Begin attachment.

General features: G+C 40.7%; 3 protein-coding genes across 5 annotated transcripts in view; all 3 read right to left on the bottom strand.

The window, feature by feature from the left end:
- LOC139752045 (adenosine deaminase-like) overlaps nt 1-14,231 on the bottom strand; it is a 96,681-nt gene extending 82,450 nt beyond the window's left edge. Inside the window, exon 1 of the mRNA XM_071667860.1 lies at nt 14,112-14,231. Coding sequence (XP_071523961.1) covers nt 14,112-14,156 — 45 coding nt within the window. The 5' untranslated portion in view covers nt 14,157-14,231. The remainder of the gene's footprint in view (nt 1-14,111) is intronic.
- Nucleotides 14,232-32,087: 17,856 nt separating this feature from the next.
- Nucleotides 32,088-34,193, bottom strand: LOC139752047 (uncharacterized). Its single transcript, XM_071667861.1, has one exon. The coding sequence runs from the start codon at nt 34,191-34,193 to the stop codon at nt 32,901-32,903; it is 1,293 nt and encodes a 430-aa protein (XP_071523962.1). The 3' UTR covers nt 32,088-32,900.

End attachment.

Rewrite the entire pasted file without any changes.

General features: G+C 40.7%; 3 protein-coding genes across 5 annotated transcripts in view; all 3 read right to left on the bottom strand.

The window, feature by feature from the left end:
- LOC139752045 (adenosine deaminase-like) overlaps nt 1-14,231 on the bottom strand; it is a 96,681-nt gene extending 82,450 nt beyond the window's left edge. Inside the window, exon 1 of the mRNA XM_071667860.1 lies at nt 14,112-14,231. Coding sequence (XP_071523961.1) covers nt 14,112-14,156 — 45 coding nt within the window. The 5' untranslated portion in view covers nt 14,157-14,231. The remainder of the gene's footprint in view (nt 1-14,111) is intronic.
- Nucleotides 14,232-32,087: 17,856 nt separating this feature from the next.
- Nucleotides 32,088-34,193, bottom strand: LOC139752047 (uncharacterized). Its single transcript, XM_071667861.1, has one exon. The coding sequence runs from the start codon at nt 34,191-34,193 to the stop codon at nt 32,901-32,903; it is 1,293 nt and encodes a 430-aa protein (XP_071523962.1). The 3' UTR covers nt 32,088-32,900.